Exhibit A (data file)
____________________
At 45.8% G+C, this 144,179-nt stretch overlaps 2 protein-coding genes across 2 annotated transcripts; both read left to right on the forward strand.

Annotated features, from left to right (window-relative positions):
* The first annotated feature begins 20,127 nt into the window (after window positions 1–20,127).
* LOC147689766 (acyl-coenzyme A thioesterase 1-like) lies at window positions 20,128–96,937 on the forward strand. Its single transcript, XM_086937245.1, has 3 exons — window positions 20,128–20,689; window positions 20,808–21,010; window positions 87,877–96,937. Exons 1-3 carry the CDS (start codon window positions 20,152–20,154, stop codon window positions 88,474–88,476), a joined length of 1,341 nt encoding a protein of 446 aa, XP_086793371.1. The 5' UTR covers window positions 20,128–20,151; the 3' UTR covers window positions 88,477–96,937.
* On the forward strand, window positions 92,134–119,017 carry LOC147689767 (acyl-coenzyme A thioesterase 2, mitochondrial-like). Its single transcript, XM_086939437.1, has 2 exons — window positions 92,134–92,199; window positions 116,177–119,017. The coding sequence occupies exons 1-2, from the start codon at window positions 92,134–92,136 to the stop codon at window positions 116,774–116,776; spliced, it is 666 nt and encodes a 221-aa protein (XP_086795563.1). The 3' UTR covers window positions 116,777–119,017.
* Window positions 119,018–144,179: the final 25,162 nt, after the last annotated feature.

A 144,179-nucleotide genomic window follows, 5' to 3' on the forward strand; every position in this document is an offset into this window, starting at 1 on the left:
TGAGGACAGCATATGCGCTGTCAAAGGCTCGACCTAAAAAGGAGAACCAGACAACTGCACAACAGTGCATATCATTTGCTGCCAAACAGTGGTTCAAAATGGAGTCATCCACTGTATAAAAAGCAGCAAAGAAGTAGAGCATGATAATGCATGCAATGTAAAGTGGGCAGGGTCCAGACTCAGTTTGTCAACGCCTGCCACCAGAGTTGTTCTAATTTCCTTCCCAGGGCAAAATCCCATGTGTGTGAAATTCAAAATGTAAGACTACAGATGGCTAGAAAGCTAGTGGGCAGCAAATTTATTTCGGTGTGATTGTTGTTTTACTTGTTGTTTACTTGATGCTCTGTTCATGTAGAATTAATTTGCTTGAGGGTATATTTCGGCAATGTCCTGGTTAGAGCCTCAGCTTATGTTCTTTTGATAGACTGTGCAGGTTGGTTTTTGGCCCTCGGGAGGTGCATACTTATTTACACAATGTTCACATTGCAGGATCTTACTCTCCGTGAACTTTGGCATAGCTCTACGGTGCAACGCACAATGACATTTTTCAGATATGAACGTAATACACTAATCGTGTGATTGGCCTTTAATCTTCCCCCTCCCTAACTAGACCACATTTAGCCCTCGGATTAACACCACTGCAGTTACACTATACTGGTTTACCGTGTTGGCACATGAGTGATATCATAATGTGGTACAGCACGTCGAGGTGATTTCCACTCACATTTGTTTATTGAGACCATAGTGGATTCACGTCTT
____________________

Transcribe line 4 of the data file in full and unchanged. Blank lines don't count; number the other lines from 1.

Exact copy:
* LOC147689766 (acyl-coenzyme A thioesterase 1-like) lies at window positions 20,128–96,937 on the forward strand. Its single transcript, XM_086937245.1, has 3 exons — window positions 20,128–20,689; window positions 20,808–21,010; window positions 87,877–96,937. Exons 1-3 carry the CDS (start codon window positions 20,152–20,154, stop codon window positions 88,474–88,476), a joined length of 1,341 nt encoding a protein of 446 aa, XP_086793371.1. The 5' UTR covers window positions 20,128–20,151; the 3' UTR covers window positions 88,477–96,937.